“Arlington House is Closed,” read the National Park Service sign for the past three years. No longer.
On June 8, I was treated to a press preview of the newly reopened landmark atop Arlington National Cemetery. The exterior and interiors of the mansion built from 1802-1818 for George Washington Parke Custis to honor George Washington are now spectacularly freshened.
And a panoply of new exhibits broaden what for decades was a dated interpretation of slavery.
A tasteful sign notes that the “rehabilitation” — delayed by the pandemic — was made possible by the $12.35 million gift from history-loving philanthropist David Rubinstein.
Physically, the mansion has been restored to look as it did in 1861 with an incredible “level of detail” demonstrated by artisans who mounted scaffolding and hand-painted the beige “faux marble” decorative masonry, I was told by Charles Cuvelier, the NPS superintendent of the George Washington Memorial Parkway. Planners also made a “180 degree switch in the tour orientation.” Visitors now start in the rear, move through the rooms and exit in front through a new glass door to behold the eight-columned portico and the Washington skyline. Not to mention modernization of HVAC, electric and water systems, he noted.
Everything, including flooring, fireplaces and the crowded walls of the interior rooms (which I recall previously as dingy) have been “spruced up a touch,” Cuvelier added. The famous gardens have been re-manicured, and archaeologists uncovered four intriguing 19th-century bottles from a storage pit for the enslaved.
But the biggest change is the presentation giving equal play to Custises, Lees and the African Americans “who were part of everyday life” he said. Current plans don’t include docents in 19th- century costume because of a “risk of romanticizing the antebellum period.” The modernized Arlington House offers sound recordings of heritage music and recitations as well as interactive touch screens that pose questions for visitors to personalize.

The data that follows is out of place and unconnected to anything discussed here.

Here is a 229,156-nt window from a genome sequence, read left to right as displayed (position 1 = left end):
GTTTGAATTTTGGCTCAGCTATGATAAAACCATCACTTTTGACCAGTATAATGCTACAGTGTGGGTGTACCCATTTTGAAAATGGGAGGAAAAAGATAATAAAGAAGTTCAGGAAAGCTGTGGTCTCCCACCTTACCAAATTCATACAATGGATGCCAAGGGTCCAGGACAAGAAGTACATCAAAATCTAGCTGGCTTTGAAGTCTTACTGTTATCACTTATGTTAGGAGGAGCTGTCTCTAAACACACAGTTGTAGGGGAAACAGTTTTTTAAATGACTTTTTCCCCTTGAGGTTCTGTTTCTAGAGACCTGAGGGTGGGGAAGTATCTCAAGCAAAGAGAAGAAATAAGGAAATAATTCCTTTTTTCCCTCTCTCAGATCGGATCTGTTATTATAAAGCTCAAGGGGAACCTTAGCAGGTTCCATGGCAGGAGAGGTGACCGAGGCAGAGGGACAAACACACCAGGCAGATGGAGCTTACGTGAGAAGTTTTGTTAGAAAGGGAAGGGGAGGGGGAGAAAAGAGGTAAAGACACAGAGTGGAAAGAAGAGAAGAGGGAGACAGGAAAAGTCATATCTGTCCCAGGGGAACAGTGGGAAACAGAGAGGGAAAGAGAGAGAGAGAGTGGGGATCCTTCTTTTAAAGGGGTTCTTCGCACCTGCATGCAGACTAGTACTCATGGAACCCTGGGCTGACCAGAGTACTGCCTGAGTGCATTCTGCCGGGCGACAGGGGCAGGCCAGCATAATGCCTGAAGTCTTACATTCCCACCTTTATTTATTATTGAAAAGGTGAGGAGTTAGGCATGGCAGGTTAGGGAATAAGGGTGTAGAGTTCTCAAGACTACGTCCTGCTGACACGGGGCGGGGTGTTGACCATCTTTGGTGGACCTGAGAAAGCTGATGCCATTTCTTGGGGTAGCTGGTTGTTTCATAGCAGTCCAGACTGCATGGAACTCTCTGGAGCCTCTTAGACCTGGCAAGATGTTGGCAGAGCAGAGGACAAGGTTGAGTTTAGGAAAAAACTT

Those interested in Custis can see his amateurish but well-detailed Revolutionary War battlefield paintings, the center Hallway packed with (reproductions) of his cherished ancestral portraits, and the ground-floor bedroom where Custis and his wife Molly died four years apart in the 1850s.
Lee fans can see the desk and papers in his office (a copy of the Baltimore Sun on a table), with display text dramatizing his “consequential decision” to fight for the South. There’s Union Gen. Winfield’s Scott’s warning that “You have made the greatest mistake of your life.” The lion’s share of the enhanced museum is devoted to Lee, with a lock of his hair, some mane from his horse, his Colt revolver and a nightgown.
The restored quarters once home to enslaved house servants (their individuality now better documented) reveal the space restrictions (the Gray family of 10 in one 20 x 20 room), with period kitchenware, and a bedroom shared by cook George Clark and valet-gardener Ephraim Derricks.
Powerful and perhaps provocative is the video of living descendants of the Syphax and Parks enslaved families (including Arlington’s own Craig Custis Syphax), who testify to the need for the new rebalancing of the narrative. The Syphax family belief — based on good circumstantial evidence — that their enslaved ancestor Maria was fathered by Custis merits a family tree that traces her direct link to Martha Washington.
As one panel puts it, Arlington House, NPS’s most visited site, presents “a complex legacy.”
Ever seen an electric guitar with changeable parts? The “Phoenix” is being manufactured by the Fern Guitar company run by Clarendon resident Aaron Maisler.
Eighteen pandemic months in development, the wood instrument “offers multiple pickup and control configurations while still keeping the traditional feel of an electric guitar,” he announced. “Modules can be swapped in seconds, without the need to disassemble or change strings.”
Maisler is launching an online kick-starter campaign for the unique concept June 15. Early adapters can buy in for $999 before the price rises to $1,200. The changeable volume and tone controls fit the same fretboard. “Designed in (Upperville) Virginia. Made in the USA.”